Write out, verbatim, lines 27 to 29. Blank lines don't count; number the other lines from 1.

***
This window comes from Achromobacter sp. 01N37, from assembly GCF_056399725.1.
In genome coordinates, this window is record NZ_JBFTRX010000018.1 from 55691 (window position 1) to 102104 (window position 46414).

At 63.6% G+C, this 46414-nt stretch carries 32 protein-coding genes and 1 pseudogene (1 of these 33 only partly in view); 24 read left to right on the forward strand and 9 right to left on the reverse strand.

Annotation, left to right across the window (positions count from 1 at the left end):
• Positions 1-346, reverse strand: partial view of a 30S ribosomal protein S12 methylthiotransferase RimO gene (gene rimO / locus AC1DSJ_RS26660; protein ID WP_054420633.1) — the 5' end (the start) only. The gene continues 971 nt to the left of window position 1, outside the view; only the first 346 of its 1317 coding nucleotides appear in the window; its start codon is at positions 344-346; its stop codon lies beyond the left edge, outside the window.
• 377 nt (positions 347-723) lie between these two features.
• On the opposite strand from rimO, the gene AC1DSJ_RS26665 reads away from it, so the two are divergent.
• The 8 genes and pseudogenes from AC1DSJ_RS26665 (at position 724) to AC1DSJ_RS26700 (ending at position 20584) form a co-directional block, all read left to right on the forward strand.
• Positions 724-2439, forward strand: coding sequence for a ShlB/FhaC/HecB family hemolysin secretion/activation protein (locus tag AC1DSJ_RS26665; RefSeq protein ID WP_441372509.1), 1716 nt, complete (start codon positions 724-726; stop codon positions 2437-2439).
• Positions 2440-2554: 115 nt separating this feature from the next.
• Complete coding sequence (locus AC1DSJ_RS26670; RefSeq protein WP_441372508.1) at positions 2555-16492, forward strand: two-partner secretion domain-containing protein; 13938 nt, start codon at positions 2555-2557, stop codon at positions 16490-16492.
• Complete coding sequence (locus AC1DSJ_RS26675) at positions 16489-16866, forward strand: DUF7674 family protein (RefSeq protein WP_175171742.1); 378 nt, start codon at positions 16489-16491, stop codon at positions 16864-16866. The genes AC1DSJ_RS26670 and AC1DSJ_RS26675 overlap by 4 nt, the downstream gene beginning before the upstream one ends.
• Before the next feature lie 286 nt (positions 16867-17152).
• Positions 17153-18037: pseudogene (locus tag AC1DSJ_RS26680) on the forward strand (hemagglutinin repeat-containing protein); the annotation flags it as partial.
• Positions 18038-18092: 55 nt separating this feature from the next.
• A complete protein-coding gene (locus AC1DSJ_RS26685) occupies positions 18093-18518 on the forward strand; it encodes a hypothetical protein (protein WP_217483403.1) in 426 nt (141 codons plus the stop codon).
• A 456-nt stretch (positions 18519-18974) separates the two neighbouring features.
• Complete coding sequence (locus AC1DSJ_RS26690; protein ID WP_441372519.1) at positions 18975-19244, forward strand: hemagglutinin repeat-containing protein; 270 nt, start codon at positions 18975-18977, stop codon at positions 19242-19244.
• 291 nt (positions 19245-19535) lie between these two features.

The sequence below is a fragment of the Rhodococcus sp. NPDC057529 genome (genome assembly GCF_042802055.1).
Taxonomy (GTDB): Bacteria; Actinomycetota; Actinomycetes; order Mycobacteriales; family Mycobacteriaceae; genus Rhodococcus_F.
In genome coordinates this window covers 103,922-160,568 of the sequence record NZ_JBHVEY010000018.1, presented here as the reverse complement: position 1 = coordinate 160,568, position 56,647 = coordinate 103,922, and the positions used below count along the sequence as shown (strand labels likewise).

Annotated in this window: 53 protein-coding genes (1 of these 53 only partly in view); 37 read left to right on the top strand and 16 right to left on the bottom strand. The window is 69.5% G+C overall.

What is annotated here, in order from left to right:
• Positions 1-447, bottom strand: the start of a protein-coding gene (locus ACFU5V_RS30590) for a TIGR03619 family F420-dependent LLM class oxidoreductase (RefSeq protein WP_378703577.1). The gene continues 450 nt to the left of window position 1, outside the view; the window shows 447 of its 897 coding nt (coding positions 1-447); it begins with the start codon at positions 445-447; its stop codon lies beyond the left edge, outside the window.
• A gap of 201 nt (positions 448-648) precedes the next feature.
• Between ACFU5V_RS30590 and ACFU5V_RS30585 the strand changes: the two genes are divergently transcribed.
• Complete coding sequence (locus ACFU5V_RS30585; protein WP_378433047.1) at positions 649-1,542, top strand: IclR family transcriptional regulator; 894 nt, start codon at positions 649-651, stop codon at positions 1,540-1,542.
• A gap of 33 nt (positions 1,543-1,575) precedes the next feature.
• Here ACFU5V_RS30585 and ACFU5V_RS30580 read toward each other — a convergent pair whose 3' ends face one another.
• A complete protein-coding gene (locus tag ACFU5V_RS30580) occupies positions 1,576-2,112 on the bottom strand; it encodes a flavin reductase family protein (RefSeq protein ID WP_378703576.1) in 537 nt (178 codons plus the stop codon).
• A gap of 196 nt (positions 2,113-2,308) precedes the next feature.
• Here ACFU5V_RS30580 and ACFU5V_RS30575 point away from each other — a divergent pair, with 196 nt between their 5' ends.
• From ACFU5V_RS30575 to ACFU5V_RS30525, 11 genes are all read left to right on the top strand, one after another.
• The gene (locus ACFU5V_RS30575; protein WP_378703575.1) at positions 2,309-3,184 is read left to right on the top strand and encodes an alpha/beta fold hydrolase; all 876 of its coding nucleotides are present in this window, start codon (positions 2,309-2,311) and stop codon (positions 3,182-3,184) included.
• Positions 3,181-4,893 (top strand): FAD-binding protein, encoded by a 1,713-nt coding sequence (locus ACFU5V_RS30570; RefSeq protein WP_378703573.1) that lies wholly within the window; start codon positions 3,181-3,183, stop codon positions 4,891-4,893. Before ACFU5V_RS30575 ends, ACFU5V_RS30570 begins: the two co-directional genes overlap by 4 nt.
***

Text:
• Between ACFU5V_RS30590 and ACFU5V_RS30585 the strand changes: the two genes are divergently transcribed.
• Complete coding sequence (locus ACFU5V_RS30585; protein WP_378433047.1) at positions 649-1,542, top strand: IclR family transcriptional regulator; 894 nt, start codon at positions 649-651, stop codon at positions 1,540-1,542.
• A gap of 33 nt (positions 1,543-1,575) precedes the next feature.